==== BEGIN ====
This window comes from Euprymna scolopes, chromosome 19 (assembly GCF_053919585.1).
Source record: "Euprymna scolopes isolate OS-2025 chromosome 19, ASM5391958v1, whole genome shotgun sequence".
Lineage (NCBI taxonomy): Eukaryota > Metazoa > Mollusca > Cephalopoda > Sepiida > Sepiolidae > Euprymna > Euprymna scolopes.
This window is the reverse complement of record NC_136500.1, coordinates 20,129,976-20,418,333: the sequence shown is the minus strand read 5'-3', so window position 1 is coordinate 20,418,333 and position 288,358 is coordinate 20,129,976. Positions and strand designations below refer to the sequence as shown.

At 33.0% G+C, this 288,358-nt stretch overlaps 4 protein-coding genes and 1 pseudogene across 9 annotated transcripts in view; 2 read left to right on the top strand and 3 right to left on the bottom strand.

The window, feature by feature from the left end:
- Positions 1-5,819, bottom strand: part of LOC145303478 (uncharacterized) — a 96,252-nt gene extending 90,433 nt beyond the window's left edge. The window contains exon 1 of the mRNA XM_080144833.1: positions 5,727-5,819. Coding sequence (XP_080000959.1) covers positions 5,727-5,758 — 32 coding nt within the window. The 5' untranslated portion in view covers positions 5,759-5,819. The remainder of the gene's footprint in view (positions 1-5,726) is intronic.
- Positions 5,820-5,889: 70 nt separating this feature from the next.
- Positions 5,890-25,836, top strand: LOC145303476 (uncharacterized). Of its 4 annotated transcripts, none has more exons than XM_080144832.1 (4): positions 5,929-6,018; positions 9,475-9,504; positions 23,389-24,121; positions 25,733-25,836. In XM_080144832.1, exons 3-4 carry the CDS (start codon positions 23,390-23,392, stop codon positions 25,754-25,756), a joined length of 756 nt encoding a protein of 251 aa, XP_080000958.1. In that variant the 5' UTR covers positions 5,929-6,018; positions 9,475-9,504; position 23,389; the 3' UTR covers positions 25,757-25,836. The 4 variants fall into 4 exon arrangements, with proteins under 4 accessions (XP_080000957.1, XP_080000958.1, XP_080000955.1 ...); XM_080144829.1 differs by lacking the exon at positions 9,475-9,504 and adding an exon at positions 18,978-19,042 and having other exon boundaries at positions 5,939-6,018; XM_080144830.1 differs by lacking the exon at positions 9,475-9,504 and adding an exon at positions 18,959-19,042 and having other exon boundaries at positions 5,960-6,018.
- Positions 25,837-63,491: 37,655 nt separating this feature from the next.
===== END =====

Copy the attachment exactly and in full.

This window comes from Euprymna scolopes, chromosome 19 (assembly GCF_053919585.1).
Source record: "Euprymna scolopes isolate OS-2025 chromosome 19, ASM5391958v1, whole genome shotgun sequence".
Lineage (NCBI taxonomy): Eukaryota > Metazoa > Mollusca > Cephalopoda > Sepiida > Sepiolidae > Euprymna > Euprymna scolopes.
This window is the reverse complement of record NC_136500.1, coordinates 20,129,976-20,418,333: the sequence shown is the minus strand read 5'-3', so window position 1 is coordinate 20,418,333 and position 288,358 is coordinate 20,129,976. Positions and strand designations below refer to the sequence as shown.

At 33.0% G+C, this 288,358-nt stretch overlaps 4 protein-coding genes and 1 pseudogene across 9 annotated transcripts in view; 2 read left to right on the top strand and 3 right to left on the bottom strand.

The window, feature by feature from the left end:
- Positions 1-5,819, bottom strand: part of LOC145303478 (uncharacterized) — a 96,252-nt gene extending 90,433 nt beyond the window's left edge. The window contains exon 1 of the mRNA XM_080144833.1: positions 5,727-5,819. Coding sequence (XP_080000959.1) covers positions 5,727-5,758 — 32 coding nt within the window. The 5' untranslated portion in view covers positions 5,759-5,819. The remainder of the gene's footprint in view (positions 1-5,726) is intronic.
- Positions 5,820-5,889: 70 nt separating this feature from the next.
- Positions 5,890-25,836, top strand: LOC145303476 (uncharacterized). Of its 4 annotated transcripts, none has more exons than XM_080144832.1 (4): positions 5,929-6,018; positions 9,475-9,504; positions 23,389-24,121; positions 25,733-25,836. In XM_080144832.1, exons 3-4 carry the CDS (start codon positions 23,390-23,392, stop codon positions 25,754-25,756), a joined length of 756 nt encoding a protein of 251 aa, XP_080000958.1. In that variant the 5' UTR covers positions 5,929-6,018; positions 9,475-9,504; position 23,389; the 3' UTR covers positions 25,757-25,836. The 4 variants fall into 4 exon arrangements, with proteins under 4 accessions (XP_080000957.1, XP_080000958.1, XP_080000955.1 ...); XM_080144829.1 differs by lacking the exon at positions 9,475-9,504 and adding an exon at positions 18,978-19,042 and having other exon boundaries at positions 5,939-6,018; XM_080144830.1 differs by lacking the exon at positions 9,475-9,504 and adding an exon at positions 18,959-19,042 and having other exon boundaries at positions 5,960-6,018.
- Positions 25,837-63,491: 37,655 nt separating this feature from the next.